Recently, the basketball federation (Ferwaba) was set a target of sneaking into the top three teams on the African continent by 2017. While the officials concede that it's a tough ask, it's achievable according to the federation's Secretary General Richard Mutabazi.
After failing to qualify for Africa's most coveted tournament on 13 consecutive occasions, Rwanda finally broke the curse in 2007 when they finished runners up to Egypt in the Zone 5 basketball tournament which is a qualifier for the continental event.
But even with the likes of shooting guard Hamza Ruhezamihigo (who played for Canada's Concordia Stingers at the time) in their armory, the team could only master a 12th spot. For Ferwaba president Fidele Rutagarama, it was not a bad way to sign off.
Eric Salongo took over at the helm of the federation and as expected, he had big shoes to fill. On top of making sure that the team qualified for the 2009 Afrobasket edition in Libya, he also had to see to it that the lads put in a much better display on their second outing.
Overwhelmed by the task at hand, Salongo together with the Ministry of Sports and Culture (Minispoc) opted for quick success even if it meant spending obscene amounts of money on unproven US-based players.
During the 2009 Zone 5 qualifiers, Rwanda assembled a team of Americans but in Rwandan colours. Rwanda secured their spot in Libya but at what cost?!
With sports increasingly becoming a business and the level of competition escalating every other season, we have seen the likes of Manchester City spend lavishly and win trophies (FA Cup and more recently the Barclays English Premier League title).
The difference is they don't compromise on quality; they sign world class players - players who are hungry for success and will give you results at all cost.
That was not the case with the Rwandan team. Despite the federation spending heavily on air tickets and accommodation for the so-called scouts to the US, the players who were selected were only slightly better than our home grown ones.
But even worse, they did not have the country's interests at heart. Most of them were on tour; simply excited to be in Africa and glad to get way from the boring and nagging winter back home.
In Libya, Rwanda avoided the big guns (Angola, Egypt and Senegal) but even then, they still had a difficult task after being drawn against Cape Verde (3rd in the 2007 Afrobasket tournament), Morocco, who won the tournament back in 1965 and Tunisia, who would go on to finish third.
Rwanda beat Cape Verde 77-67 but lost to Tunisia (57-74) and Morocco (84-85) although they deserved more from the Morocco game.
In fact their performance against Morocco reminds of the national junior team's displays at this year's U-18 Afrobasket tournament in Mozambique.
Despite putting in spirited efforts against the likes of Tunisia (38-43), Mali (33-47) and Ghana (43-48), they still lost. They could not kill off matches clearly exposing their inexperience at this level.
After the group stage, Rwanda lost against Senegal (59-72) and the Central African Republic (64-85) but victories against Cameroon (82-69), Libya (80-77) and Egypt (78-75) helped the team finish 9th; their best finish till date (considering the fact that Rwanda finished 12th in 2011 when Tunisia defied the odds by beating ten-time champions Angola 67-56 in the final).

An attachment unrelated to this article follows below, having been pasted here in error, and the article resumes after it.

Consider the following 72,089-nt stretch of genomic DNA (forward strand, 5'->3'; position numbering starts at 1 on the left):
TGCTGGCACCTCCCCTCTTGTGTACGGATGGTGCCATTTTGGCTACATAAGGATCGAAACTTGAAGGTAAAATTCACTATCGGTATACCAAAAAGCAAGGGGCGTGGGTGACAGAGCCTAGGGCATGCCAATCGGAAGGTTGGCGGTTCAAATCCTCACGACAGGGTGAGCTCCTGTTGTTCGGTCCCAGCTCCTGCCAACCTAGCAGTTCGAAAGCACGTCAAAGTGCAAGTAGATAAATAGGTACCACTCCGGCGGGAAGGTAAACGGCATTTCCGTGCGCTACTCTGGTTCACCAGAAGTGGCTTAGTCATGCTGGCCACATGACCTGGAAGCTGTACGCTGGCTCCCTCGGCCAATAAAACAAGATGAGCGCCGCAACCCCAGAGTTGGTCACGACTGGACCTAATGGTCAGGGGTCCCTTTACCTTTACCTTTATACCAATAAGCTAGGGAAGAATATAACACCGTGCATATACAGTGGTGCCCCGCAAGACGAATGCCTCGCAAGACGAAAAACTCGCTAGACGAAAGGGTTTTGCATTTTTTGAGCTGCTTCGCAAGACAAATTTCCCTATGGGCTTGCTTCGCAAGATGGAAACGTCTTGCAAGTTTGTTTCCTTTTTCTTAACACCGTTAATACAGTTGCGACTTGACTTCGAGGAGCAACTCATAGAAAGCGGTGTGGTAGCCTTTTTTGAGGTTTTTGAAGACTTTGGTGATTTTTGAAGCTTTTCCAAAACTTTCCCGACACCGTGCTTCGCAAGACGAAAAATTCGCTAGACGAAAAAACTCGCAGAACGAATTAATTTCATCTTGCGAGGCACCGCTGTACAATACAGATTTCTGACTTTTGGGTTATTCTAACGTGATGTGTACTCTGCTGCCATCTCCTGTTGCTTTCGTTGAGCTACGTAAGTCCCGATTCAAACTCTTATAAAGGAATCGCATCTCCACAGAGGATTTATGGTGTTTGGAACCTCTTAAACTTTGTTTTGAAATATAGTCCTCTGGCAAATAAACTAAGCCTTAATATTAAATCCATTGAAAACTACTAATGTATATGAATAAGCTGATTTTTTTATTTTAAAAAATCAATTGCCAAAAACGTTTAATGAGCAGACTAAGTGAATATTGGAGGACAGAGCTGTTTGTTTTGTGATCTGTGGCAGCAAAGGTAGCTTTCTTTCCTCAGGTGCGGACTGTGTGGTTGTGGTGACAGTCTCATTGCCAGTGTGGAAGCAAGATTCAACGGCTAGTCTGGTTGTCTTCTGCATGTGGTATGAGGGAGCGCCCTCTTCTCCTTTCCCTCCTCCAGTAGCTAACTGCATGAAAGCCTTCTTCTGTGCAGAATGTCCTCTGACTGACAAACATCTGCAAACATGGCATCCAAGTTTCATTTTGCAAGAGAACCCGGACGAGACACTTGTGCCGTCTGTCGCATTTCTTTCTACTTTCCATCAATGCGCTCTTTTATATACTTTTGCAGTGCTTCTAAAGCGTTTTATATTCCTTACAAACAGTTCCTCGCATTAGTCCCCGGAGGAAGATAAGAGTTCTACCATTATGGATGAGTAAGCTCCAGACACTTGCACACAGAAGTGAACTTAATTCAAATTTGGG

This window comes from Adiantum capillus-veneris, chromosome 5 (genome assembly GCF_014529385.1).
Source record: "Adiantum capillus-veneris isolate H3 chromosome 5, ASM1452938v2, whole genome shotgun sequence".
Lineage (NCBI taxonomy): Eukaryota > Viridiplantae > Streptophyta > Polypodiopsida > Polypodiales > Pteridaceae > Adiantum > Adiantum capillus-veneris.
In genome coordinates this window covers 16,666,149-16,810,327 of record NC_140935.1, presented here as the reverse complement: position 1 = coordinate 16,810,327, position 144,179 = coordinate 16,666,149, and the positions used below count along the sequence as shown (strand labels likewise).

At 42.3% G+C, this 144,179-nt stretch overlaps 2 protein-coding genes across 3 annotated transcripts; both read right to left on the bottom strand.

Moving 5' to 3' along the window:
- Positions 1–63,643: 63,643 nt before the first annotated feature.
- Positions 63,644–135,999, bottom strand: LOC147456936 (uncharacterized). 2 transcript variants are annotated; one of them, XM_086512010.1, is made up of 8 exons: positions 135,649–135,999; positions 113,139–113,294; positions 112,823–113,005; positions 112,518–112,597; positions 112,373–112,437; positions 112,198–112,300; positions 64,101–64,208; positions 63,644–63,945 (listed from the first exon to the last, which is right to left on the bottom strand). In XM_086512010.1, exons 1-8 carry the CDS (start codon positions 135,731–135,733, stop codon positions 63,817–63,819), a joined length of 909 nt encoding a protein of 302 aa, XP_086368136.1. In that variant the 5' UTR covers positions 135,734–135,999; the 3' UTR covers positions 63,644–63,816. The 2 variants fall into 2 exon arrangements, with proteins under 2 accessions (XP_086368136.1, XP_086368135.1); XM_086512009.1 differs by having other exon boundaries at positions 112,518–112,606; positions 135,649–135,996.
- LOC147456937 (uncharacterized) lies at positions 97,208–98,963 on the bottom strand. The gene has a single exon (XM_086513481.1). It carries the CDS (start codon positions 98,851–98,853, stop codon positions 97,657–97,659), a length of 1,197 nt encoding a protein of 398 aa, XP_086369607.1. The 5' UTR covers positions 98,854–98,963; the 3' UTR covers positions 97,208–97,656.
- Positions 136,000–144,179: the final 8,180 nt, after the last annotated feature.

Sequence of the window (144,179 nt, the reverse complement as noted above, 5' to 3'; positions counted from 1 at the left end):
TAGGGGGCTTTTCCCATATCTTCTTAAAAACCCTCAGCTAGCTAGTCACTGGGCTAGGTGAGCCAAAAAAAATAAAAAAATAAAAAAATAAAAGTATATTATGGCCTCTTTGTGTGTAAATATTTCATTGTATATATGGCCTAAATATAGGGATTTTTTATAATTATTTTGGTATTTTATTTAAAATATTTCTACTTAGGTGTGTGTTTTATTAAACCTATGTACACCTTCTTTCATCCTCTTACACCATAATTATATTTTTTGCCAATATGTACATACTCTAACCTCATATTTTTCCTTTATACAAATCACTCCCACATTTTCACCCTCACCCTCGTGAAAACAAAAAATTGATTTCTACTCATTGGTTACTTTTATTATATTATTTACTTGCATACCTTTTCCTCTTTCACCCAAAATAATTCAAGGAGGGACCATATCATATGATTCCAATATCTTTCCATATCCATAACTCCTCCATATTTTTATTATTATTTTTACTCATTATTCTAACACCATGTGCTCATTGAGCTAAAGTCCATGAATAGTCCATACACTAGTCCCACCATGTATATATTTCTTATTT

However, considering the hefty bonuses that had been handed out to these players in 2009, the country deserved much more. The team's performance proved two things: success cannot be bought and secondly, if it is, it's short-lived.
Three years down the road, Mutabazi believes that the only way they are going to come close to their target is by putting in place more basketball structures (courts and training camps) while also nurturing new talent.
The level of basketball in the country has taken a downward spiral since 2009 and Mutabazi heavily blames the big influx of foreign players for the slump.
Between 2007 and 2010, Rwanda's most successful basketball club APR could hardly field a local player. It was dominated by Congolese players which ultimately drove away local fans.
"In the past, local fans would flock the courts because there was a sense of ownership. The players' families and friends would come to support them. Now, no one feels the urge of watching the games because of the number of foreign players," Mutabazi explained.
To curb this trend, the official revealed that each club will be permitted to field only two foreign players on match days. "We have been working hard to set new and clear rules to avoid ambiguity and we hope to have a thrilling and competitive league this time round."
"This will not only increase attendances for matches but also give local players more playing time - something they have been deprived of," he added.
Last year, Kigali Basketball Club defended their men's title while APR lifted their third successive ladies title. This year, eight teams are in contention in the men's fray; KBC, APR, Espoir, CSK, KIE, St. Joseph Kabgayi, Rusizi and UGB while five teams are expected to contest the women league (APR, National University of Rwanda, KIE, CSK and St. Alloys).